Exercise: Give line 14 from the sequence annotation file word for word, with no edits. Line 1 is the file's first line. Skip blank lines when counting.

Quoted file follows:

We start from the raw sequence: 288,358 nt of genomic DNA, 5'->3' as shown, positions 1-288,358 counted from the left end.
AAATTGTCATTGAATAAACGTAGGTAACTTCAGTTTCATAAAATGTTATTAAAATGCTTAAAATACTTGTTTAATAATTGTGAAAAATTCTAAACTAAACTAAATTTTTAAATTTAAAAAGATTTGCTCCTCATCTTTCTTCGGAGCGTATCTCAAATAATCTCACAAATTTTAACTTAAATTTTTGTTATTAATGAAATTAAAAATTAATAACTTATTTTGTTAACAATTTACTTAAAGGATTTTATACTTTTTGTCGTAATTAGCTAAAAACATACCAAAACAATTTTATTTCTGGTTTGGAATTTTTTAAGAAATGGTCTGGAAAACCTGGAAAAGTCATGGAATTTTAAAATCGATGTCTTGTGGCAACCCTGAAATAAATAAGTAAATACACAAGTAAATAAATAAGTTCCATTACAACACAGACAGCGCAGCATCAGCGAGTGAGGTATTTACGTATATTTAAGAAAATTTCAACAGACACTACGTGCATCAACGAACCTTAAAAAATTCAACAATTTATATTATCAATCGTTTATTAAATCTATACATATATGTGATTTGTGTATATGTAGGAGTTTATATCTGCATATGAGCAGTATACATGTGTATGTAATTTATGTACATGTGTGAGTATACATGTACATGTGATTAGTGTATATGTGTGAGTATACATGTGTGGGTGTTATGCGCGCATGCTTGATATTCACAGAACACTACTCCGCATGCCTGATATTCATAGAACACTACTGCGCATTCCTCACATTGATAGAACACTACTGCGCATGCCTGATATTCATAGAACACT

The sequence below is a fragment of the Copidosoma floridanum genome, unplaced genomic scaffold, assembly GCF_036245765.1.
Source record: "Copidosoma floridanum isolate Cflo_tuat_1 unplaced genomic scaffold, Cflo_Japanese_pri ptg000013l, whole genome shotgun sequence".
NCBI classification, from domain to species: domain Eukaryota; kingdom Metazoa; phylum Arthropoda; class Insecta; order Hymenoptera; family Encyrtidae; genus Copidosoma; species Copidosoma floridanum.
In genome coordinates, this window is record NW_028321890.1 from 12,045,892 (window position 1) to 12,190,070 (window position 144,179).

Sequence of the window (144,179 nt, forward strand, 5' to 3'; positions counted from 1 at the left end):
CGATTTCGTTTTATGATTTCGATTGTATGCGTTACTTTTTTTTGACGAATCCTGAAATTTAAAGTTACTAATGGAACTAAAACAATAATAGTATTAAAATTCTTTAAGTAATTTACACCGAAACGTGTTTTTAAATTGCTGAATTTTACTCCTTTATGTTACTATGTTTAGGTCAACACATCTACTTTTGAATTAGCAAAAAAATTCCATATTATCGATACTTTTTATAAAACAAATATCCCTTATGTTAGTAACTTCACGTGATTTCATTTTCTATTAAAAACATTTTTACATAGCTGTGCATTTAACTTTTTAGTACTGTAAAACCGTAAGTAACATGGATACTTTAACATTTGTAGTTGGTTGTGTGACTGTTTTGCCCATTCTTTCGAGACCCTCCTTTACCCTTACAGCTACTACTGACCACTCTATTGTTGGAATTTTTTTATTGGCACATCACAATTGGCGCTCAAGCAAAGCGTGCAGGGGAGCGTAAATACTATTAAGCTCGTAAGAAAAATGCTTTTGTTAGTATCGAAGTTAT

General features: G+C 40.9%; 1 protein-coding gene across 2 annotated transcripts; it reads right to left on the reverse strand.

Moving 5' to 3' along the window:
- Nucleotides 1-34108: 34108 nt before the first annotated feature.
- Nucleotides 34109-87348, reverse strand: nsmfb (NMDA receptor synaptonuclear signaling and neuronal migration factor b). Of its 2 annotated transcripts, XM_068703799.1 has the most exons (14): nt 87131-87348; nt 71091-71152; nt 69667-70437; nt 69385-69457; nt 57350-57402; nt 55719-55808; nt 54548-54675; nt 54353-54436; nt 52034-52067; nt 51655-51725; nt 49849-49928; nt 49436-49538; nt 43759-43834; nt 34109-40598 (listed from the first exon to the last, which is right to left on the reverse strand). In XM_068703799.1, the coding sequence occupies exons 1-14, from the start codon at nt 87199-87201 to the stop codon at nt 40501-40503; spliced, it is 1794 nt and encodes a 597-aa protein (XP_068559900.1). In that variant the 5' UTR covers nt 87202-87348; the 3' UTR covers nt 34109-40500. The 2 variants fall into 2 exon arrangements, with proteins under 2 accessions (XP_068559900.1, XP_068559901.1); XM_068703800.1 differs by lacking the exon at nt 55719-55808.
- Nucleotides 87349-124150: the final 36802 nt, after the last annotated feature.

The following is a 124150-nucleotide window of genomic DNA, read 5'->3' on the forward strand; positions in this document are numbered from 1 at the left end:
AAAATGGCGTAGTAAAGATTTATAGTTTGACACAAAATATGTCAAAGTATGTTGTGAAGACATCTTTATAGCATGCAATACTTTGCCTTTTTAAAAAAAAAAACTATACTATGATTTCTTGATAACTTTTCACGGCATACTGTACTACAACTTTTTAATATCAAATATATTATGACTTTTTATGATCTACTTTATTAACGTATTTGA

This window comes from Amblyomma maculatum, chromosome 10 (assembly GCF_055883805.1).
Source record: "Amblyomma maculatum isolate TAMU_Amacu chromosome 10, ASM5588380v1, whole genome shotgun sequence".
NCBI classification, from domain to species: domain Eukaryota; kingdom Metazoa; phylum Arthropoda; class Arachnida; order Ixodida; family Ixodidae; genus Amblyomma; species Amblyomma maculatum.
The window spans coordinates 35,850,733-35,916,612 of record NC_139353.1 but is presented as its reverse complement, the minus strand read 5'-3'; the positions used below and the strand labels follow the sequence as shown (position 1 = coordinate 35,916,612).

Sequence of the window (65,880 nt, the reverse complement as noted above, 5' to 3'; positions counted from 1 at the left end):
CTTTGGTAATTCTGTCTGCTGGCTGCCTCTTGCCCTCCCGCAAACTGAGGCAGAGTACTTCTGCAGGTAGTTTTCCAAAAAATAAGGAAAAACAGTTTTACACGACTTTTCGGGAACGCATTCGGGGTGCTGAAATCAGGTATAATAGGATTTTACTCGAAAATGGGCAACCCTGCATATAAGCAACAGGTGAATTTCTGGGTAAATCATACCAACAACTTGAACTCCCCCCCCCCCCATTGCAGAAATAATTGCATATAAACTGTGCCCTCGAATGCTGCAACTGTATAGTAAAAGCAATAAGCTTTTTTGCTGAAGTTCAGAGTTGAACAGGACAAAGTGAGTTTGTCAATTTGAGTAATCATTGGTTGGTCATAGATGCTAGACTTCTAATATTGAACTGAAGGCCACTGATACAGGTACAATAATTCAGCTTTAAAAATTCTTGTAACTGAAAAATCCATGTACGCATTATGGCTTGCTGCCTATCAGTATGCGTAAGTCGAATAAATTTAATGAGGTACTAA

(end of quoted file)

The following is a 124150-nucleotide window of genomic DNA, read 5'->3' on the forward strand; positions in this document are numbered from 1 at the left end: